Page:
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  1. #21
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    Quote Originally Posted by jet57 View Post
    I don't see how this country has ever subscribed to corporatism then or now.
    Go to post # 16, follow the link.
    Experience should teach us to be most on our guard to protect liberty when the government's purposes are beneficent. Men born to freedom are naturally alert to repel invasion of their liberty by evil-minded rulers. The greatest dangers to liberty lurk in insidious encroachment by men of zeal, well-meaning but without understanding.
    Louis Brandeis,Dissenting, Olmstead v. United States, 277 U.S. 438, 479 (1928)

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    Quote Originally Posted by Chris View Post
    Go to post # 16, follow the link.
    I read that article. It fails to make a concrete association as you describe it. If Iím wrong please point out where the article shows that.

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    Quote Originally Posted by jet57 View Post
    I read that article. It fails to make a concrete association as you describe it. If I’m wrong please point out where the article shows that.
    Quoting from the article, the influences:

    Few Americans are aware of or can recall how so many Americans and Europeans viewed economic fascism as the wave of the future during the 1930s. The American Ambassador to Italy, Richard Washburn Child, was so impressed with “corporatism” that he wrote in the preface to Mussolini’s 1928 autobiography that “it may be shrewdly forecast that no man will exhibit dimensions of permanent greatness equal to Mussolini. . . . The Duce is now the greatest figure of this sphere and time.”

    U.S. Congressman Sol Bloom, Chairman of the House Foreign Relations Committee, said in 1926 that Mussolini “will be a great thing not only for Italy but for all of us if he succeeds. It is his inspiration, his determination, his constant toil that has literally rejuvenated Italy . .”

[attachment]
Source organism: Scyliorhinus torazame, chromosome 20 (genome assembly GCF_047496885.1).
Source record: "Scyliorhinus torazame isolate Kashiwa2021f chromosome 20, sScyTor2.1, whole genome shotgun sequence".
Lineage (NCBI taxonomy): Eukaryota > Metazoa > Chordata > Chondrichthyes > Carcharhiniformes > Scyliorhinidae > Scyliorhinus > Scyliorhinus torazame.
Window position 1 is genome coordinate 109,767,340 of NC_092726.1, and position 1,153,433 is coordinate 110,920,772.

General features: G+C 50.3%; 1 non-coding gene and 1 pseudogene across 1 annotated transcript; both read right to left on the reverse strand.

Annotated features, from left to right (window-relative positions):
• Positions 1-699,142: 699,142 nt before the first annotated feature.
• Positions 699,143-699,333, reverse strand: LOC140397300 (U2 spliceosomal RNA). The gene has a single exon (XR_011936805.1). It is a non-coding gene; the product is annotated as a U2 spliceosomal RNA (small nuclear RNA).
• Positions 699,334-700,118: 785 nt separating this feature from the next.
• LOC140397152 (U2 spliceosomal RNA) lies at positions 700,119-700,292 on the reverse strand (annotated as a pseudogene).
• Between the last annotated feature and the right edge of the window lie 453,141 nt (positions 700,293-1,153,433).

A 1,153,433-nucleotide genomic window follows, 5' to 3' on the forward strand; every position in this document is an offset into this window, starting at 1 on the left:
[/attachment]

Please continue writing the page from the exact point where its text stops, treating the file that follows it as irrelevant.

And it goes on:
One of the most outspoken American fascists was economist Lawrence Dennis. In his 1936 book, The Coming American Fascism, Dennis declared that defenders of “18th-century Americanism” were sure to become “the laughing stock of their own countrymen” and that the adoption of economic fascism would intensify “national spirit” and put it behind “the enterprises of public welfare and social control.” The big stumbling block to the development of economic fascism, Dennis bemoaned, was “liberal norms of law or constitutional guarantees of private rights.”

    ...Thus, it is important to recognize that, as an economic system, fascism was widely accepted in the 1920s and ‘30s. The evil deeds of individual fascists were later condemned, but the practice of economic fascism never was....
    ANd these effects:

    The U.S. Constitution was written by individuals who believed in the classical liberal philosophy of individual rights and sought to protect those rights from governmental encroachment. But since the fascist/collectivist philosophy has been so influential, policy reforms over the past half century have all but abolished many of these rights by simply ignoring many of the provisions in the Constitution that were designed to protect them. As legal scholar Richard Epstein has observed: “[T]he eminent domain . . . and parallel clauses in the Constitution render . . . suspect many of the heralded reforms and institutions of the twentieth century: zoning, rent control, workers’ compensation laws, transfer payments, progressive taxation.”[8] It is important to note that most of these reforms were initially adopted during the ‘30s, when the fascist/collectivist philosophy was in its heyday.

    ...These exact sentiments were expressed by Robert Reich (currently the U.S. Secretary of Labor) and Ira Magaziner (currently the federal government’s health care reform “Czar”) in their book Minding America’s Business.[12] In order to counteract the “untidy marketplace,” an interventionist industrial policy “must strive to integrate the full range of targeted government policies—procurement, research and development, trade, antitrust, tax credits, and subsidies—into a coherent strategy . . . .”

    Current industrial policy interventions, Reich and Magaziner bemoaned, are “the product of fragmented and uncoordinated decisions made by [many different] executive agencies, the Congress, and independent regulatory agencies . . . . There is no integrated strategy to use these programs to improve the . . . U.S. economy.”